# Solve Simultaneous Equations (by elimination)

In this worksheet, students will learn how to solve simple simultaneous equations using the elimination method. They will also solve contextualised question based on simultaneous equations.

Key stage:  KS 4

GCSE Subjects:   Maths

GCSE Boards:   Pearson Edexcel, OCR, Eduqas, AQA

Curriculum topic:   Algebra

Curriculum subtopic:   Solving Equations and Inequalities, Algebraic Equations

Difficulty level:

### QUESTION 1 of 10

A group of people went to London Zoo, where they bought a number of adult tickets and childrens' tickets.

Mr. and Mrs. Brown took their daughter Libby and paid £68, whereas Mr. and Mrs. White took their three sons, Tom, Dick and Harry and paid £100.

The final family group attending were the Blacks.

Can you work out how much Ms. Black, with her children Jack and Maisy, would have to pay?

Problems like this are common in maths books and exams.

There are a number of ways you can solve them, such as trial and improvement, but here we will look at a method where we turn the information into two equations and solve them at the same time.

This method is known as solving simultaneous equations

In order to find out how much Ms. Black and her two children will pay, we first need to know the cost of an adult ticket and the cost of a child's ticket.

These are known as variables and we use a letter to stand for each one.

In many simultaneous equations, x and y are used, but we can use any letter we choose.

Here we will use a (cost of an adult) and c (cost of a child).

So, Mr. and Mrs. Brown and their daughter becomes 2 adults and one child paying £68 or 2a + c = 68.

Mr. and Mrs. White and their 3 sons becomes 2 adults and 3 children paying £100 or 2a + 3c = 100.

We now have our two equations, and we need to find values for a and c which work in both equations at the same time (simultaneously).

If we line up the equations, one above the other with the one with the biggest values on top it will help:

2a + 3c = 100

2a + c  =  68

We can see that both equations have 2a in them, but the top one has 2c more than the bottom one and the cost is £32 more, so 2c = 32.

If 2 children cost £32 then one must cost £16, so c =16.

Knowing these two facts, we can know work out a.

If 2c + c = 68 and c = 16 then 2c + 16 = 68.

We can solve this equation easily by subtracting 16 from both sides giving 2a = 52, and dividing by 2 gives a = 26.

So an adult ticket costs £26.

Now we have our two ticket costs, it is a good idea to check that they work for the other family (the equation we have not yet used).

We had 2a + 3c = 100 and substituting a = 26 and c= 16 gives 2 x 26 + 3 x 16 = 52 + 48 = 100, which is correct.

Now we can find the cost for the Black family, which is one adult and 2 children:

26 + 2 x 16 = 58, so they would pay £58.

Now, let's look at another pair of simultaneous equations.

This time just the equations have been given without the real-life problem.

Solve  5x + y = 17 and 3x + y = 11

Let's number our equations (1) and (2) with the bigger values on top then subtract equation (2) from (1):

5x + y = 17   (1)

3x + y = 11   (2)

2x = 6    (1) - (2)

x = 3    (divide by 2)

Substitute x = 3 into (2) and solve the equation [you could use equation (1) if you prefer]:

3 x 3 + y = 11

9 + y = 11

y = 2

So x = 3 and y = 2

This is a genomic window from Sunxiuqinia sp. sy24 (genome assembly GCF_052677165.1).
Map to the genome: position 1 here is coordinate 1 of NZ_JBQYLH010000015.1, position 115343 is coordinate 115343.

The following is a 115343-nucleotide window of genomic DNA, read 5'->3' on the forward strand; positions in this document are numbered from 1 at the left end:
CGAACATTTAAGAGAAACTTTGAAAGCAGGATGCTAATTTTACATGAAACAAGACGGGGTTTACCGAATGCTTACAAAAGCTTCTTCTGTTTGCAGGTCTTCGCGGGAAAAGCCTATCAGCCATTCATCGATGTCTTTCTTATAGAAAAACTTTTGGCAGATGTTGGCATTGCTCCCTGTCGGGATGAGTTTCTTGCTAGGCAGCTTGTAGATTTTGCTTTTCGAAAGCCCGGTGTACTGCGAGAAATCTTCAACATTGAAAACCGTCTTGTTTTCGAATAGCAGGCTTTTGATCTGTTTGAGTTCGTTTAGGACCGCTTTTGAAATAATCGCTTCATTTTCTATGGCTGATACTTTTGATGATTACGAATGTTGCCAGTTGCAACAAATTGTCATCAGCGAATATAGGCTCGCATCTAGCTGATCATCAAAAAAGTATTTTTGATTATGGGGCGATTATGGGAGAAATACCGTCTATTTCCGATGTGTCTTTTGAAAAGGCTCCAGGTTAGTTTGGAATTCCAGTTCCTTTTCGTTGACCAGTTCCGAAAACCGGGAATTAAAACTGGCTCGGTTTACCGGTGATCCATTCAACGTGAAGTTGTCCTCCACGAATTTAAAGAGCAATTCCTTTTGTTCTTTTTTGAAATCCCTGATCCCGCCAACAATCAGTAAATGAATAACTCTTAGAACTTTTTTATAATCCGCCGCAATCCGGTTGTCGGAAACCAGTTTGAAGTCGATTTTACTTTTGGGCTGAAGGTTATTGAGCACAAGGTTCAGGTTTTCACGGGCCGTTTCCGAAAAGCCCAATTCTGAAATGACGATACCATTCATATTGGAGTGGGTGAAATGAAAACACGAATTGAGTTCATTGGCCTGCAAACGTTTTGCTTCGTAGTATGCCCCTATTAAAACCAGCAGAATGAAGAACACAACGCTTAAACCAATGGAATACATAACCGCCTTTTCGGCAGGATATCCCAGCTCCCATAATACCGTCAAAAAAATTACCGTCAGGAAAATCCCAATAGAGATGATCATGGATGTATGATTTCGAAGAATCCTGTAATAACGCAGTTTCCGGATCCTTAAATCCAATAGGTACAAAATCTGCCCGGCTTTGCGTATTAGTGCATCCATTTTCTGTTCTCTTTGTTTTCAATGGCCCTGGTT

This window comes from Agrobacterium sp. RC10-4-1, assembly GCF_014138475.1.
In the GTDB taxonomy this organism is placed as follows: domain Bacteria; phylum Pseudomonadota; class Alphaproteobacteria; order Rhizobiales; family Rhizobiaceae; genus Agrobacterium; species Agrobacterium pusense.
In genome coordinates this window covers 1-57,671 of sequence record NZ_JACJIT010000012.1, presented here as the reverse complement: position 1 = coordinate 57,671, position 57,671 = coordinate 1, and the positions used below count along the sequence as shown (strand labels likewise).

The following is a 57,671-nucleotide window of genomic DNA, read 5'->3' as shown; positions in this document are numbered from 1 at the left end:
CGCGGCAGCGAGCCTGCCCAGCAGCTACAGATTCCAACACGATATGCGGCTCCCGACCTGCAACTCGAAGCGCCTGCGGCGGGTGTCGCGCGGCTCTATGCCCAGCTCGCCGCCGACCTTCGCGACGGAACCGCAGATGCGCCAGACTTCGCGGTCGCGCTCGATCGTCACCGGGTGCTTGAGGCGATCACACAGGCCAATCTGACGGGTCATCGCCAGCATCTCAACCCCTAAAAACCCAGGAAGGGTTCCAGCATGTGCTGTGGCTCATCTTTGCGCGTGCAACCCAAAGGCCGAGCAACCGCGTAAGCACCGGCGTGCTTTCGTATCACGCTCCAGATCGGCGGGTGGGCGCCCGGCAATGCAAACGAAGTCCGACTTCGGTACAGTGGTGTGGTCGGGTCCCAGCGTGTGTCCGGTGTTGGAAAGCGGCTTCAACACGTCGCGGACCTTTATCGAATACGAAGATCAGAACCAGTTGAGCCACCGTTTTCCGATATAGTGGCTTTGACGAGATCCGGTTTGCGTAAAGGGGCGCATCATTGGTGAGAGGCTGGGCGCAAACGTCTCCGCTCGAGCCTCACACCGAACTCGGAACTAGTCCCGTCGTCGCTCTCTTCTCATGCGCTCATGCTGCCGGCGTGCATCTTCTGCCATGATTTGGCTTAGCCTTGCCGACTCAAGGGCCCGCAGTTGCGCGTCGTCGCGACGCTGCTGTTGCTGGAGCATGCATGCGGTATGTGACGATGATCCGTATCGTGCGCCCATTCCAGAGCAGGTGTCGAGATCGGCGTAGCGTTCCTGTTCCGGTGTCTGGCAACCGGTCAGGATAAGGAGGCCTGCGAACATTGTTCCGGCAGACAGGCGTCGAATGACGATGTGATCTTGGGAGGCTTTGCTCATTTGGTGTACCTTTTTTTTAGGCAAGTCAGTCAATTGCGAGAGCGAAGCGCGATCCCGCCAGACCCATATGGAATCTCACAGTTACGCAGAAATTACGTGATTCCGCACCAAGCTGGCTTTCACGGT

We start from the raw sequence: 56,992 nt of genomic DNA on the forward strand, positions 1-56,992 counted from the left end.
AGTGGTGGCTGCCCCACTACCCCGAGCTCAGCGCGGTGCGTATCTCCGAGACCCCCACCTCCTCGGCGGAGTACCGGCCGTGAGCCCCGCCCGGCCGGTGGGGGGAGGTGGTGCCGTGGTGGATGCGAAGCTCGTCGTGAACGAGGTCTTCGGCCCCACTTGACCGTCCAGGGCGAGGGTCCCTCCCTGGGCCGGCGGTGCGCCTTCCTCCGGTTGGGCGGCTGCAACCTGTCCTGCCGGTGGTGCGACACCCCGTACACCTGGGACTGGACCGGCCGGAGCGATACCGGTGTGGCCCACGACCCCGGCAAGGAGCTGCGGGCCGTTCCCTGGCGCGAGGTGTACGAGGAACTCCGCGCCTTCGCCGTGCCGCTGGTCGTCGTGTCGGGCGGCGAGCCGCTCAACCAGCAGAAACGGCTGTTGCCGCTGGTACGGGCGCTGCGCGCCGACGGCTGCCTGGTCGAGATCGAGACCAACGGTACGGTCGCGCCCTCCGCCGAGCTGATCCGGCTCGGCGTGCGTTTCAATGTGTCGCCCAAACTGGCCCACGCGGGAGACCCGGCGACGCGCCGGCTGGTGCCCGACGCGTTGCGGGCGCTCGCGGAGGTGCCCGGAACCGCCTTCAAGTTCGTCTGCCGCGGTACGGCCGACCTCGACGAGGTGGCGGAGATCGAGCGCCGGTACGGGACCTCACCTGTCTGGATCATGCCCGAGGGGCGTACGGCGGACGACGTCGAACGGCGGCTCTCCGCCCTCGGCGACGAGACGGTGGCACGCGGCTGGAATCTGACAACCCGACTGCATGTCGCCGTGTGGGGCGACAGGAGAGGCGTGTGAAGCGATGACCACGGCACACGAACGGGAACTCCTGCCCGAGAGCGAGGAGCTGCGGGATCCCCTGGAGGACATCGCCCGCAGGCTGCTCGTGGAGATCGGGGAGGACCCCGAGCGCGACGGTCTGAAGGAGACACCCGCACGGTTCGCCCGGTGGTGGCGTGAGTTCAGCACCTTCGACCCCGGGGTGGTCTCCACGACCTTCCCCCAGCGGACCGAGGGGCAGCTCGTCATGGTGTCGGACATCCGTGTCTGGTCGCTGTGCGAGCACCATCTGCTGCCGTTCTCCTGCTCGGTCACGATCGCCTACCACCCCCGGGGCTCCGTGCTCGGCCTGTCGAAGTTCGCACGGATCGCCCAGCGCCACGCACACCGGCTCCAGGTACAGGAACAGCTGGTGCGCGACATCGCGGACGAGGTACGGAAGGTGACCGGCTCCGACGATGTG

Let's check these values work with equation (1) [i.e. the equation we did not use to find our values]

5 x 3 + 2 = 17 (which is correct)

Let's look at one more problem to check you have it.

Solve  5x - y = 17 and 2x + y = 11

5x - y = 17  (1)

2x + y = 11  (2)

Notice that the y's have the same coefficients (number in front) and so this is the variable which will be eliminated when we combine the equations.

Because the signs in front of the equations are different (one positive and one negative) this time we need to add them:

7x = 28   (1) + (2)

x = 4   [divide by 7]

2 x 4 + y = 11   [substitute into (2)]

8 + y = 11

y = 3

Let's check this in (1):

5 x 4 - 3 = 17 [correct]

So x = 4 and y = 3.

TOP TIPS:

Remember the variable with equal coefficients will be eliminated when the equations are combined.

If the signs in front are the same, you subtract, but if they are different then you add.

Remember the catchphrase: Same Sign Subtract (SSS) to help you commit this rule to memory.

In this activity, we will find the values of variable by solving pairs of simultaneous equations.

You may want to have a pen and paper handy to record your working and so you can compare it to our maths teacher's method.

Look at the pairs of simultaneous equations below.

Then decide if you would add or subtract them to eliminate one of the variables.

 Add Subtract 4x + y = 13 and 2x + y = 7 3x + 2y = 19 and 5x - 2y = 23 3x - 4y = 5 and 3x + 2y = 26 x - 2y = 45 and 6x - 2y = 56

Consider these equations:

8x + 3y = 19

3x - 3y = 3

Below, you will see the steps required to solve these simultaneous equations.

Place them in the correct order by matching each stage to its correct position.

## Column B

1st
x = 2
2nd
11x = 22 (1) + (2)
3rd
(8 × 2) + 3y = 19
4th
y = 1
5th
16 + 3y = 19
6th
(3 × 2) - (3 × 1) = 3
7th
8x + 3y = 19 (1) and 3x - 3y = 3 (2)
8th
3y = 3

Consider these equations:

2x + 6y = 14

2x - 2y = -2

Fill in the blanks below to complete the solution and solve these equations.

## Column B

1st
x = 2
2nd
11x = 22 (1) + (2)
3rd
(8 × 2) + 3y = 19
4th
y = 1
5th
16 + 3y = 19
6th
(3 × 2) - (3 × 1) = 3
7th
8x + 3y = 19 (1) and 3x - 3y = 3 (2)
8th
3y = 3

Consider these equations:

3a - 4b = 20

6a - 4b = 32